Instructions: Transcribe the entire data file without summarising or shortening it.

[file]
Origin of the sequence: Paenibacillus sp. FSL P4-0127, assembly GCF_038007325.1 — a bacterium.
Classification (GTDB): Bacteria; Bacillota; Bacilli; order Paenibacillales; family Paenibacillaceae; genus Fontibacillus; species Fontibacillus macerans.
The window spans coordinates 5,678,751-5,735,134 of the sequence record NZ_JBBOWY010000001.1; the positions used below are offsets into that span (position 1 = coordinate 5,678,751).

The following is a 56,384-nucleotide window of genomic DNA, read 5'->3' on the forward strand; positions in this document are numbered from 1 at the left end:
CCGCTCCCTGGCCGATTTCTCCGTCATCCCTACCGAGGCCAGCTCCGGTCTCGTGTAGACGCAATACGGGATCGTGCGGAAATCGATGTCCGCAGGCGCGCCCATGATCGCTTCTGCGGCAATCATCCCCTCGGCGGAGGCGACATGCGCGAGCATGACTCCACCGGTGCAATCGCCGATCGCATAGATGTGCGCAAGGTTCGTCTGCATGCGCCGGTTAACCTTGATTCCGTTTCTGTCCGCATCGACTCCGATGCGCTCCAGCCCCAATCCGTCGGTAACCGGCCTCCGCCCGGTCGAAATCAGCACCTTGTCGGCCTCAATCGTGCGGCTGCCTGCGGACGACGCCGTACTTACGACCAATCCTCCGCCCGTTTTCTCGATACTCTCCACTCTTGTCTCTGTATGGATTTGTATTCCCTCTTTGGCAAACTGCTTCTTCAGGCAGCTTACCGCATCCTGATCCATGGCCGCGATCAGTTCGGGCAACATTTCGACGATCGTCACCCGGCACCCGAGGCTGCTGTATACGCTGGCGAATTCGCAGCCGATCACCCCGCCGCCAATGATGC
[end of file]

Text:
Origin of the sequence: Paenibacillus sp. FSL P4-0127, assembly GCF_038007325.1 — a bacterium.
Classification (GTDB): Bacteria; Bacillota; Bacilli; order Paenibacillales; family Paenibacillaceae; genus Fontibacillus; species Fontibacillus macerans.
The window spans coordinates 5,678,751-5,735,134 of the sequence record NZ_JBBOWY010000001.1; the positions used below are offsets into that span (position 1 = coordinate 5,678,751).

The following is a 56,384-nucleotide window of genomic DNA, read 5'->3' on the forward strand; positions in this document are numbered from 1 at the left end:
CCGCTCCCTGGCCGATTTCTCCGTCATCCCTACCGAGGCCAGCTCCGGTCTCGTGTAGACGCAATACGGGATCGTGCGGAAATCGATGTCCGCAGGCGCGCCCATGATCGCTTCTGCGGCAATCATCCCCTCGGCGGAGGCGACATGCGCGAGCATGACTCCACCGGTGCAATCGCCGATCGCATAGATGTGCGCAAGGTTCGTCTGCATGCGCCGGTTAACCTTGATTCCGTTTCTGTCCGCATCGACTCCGATGCGCTCCAGCCCCAATCCGTCGGTAACCGGCCTCCGCCCGGTCGAAATCAGCACCTTGTCGGCCTCAATCGTGCGGCTGCCTGCGGACGACGCCGTACTTACGACCAATCCTCCGCCCGTTTTCTCGATACTCTCCACTCTTGTCTCTGTATGGATTTGTATTCCCTCTTTGGCAAACTGCTTCTTCAGGCAGCTTACCGCATCCTGATCCATGGCCGCGATCAGTTCGGGCAACATTTCGACGATCGTCACCCGGCACCCGAGGCTGCTGTATACGCTGGCGAATTCGCAGCCGATCACCCCGCCGCCAATGATGC